E-Discovery Best Practices: 6 Project Management Tips

As more law firms and corporations are faced with balancing outcomes and cost containment in litigation, and especially in e-discovery and document review, more continuing legal education courses, industry conferences, white papers and blogs are addressing the importance of project management in the legal profession. Because the concept of applying project management processes to the legal profession is evolving; attorneys, IT professionals, paralegals and litigation support personnel are investigating where they fit in to the overall process and how employing project management principals can be of benefit in managing e-discovery projects. According to many industry professionals, effective e-discovery best practices for project management consists of 6 steps, which should be followed regardless of the size of the project.

e-discovery-best-practices-stakeholders1. Identify “Stakeholders”

Many jurisdictions require that all parties hold a conference early in the litigation to address the expectations of each side in relation to e-discovery. Judges are increasingly intolerant of litigants who do not communicate or cooperate with other parties in the discovery process. For this reason, it is crucial to identify the key stakeholders; within the client law firm, their client’s organization and for all opposing counsel to outline what is expected.

2. Open Lines of Communication

A key factor in successful project management is effective communication. In project management, as well as other business practices, the adage “garbage-in equals garbage-out” applies. It is crucial that project managers communicate clearly, to ensure they receive the information necessary to complete a project accurately, within deadlines and within budget. Active feedback from key stakeholders is crucial in this regard. Lack of efficient communication in e-discovery can result in sanctions, at times even if the errors made were not intentional.

3. Document Processes

If the key stakeholders do not have access to the details of a project, they will not have crucial information that may become necessary for defensibility as the litigation progresses. In addition to tracking chain of custody for data and media, having detailed project information can affect the ultimate outcome of a case. Seasoned project managers understand this, and will defensibly track critical project information throughout the litigation lifecycle.

4. Expect the Unexpected

While it can be straight-forward to plan for litigation events that are known, unknown events are very likely to occur – especially when e-discovery is involved. Effective project management identifies common potential risks in advance, creating contingency plans ahead of time while striving to avoid any pitfalls. When the unforeseen does occur, the ability to calmly and skillfully handle the situation sets excellent project managers above the rest.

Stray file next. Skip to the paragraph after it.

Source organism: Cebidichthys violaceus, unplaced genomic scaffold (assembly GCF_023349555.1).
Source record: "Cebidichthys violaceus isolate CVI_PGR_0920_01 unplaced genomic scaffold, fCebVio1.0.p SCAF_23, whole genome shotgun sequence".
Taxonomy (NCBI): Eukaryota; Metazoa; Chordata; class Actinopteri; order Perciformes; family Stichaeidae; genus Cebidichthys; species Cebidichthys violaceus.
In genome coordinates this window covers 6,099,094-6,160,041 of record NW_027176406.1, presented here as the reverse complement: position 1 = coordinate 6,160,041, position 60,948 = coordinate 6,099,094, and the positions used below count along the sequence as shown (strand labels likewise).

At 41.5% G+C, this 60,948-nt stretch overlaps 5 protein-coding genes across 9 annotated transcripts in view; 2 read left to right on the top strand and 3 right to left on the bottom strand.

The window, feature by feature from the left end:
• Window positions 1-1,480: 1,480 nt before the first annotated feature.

e-discovery-best-practices-cost-management5. Manage Costs

In the technology age, e-discovery costs can easily get out of control. By estimating, monitoring and controlling costs throughout the litigation lifecycle, communicating every step of the way, budgeting discovery and review costs becomes less difficult and more predictable. Good project management allows for more accurate estimates of potential costs at the beginning of a project.  Exceptional project management eliminates surprises throughout the litigation by employing transparent invoicing, reporting, check-ins and adjustments as the project progresses. A key component to this is the client’s own involvement in communicating changes to the scope of a project, being open to discussion on how such changes affect the project’s budget or the initial pricing and estimates provided.

6. Conduct a “Post Mortem”

Reviewing any project after completion, to determine what went wrong for correction or to identify what went right for repetition, is a critical final step in successfully managing a project. Understanding what worked and what did not and addressing any issues or supporting the successes equips all parties involved to more effectively manage their next e-discovery project.

Project management principals clearly have a place in the legal profession. Employing these 6 concepts of project management, in addition to industry accepted e-discovery practices, allows for the occurrence of fewer problems and stakeholder understanding as to what is expected.

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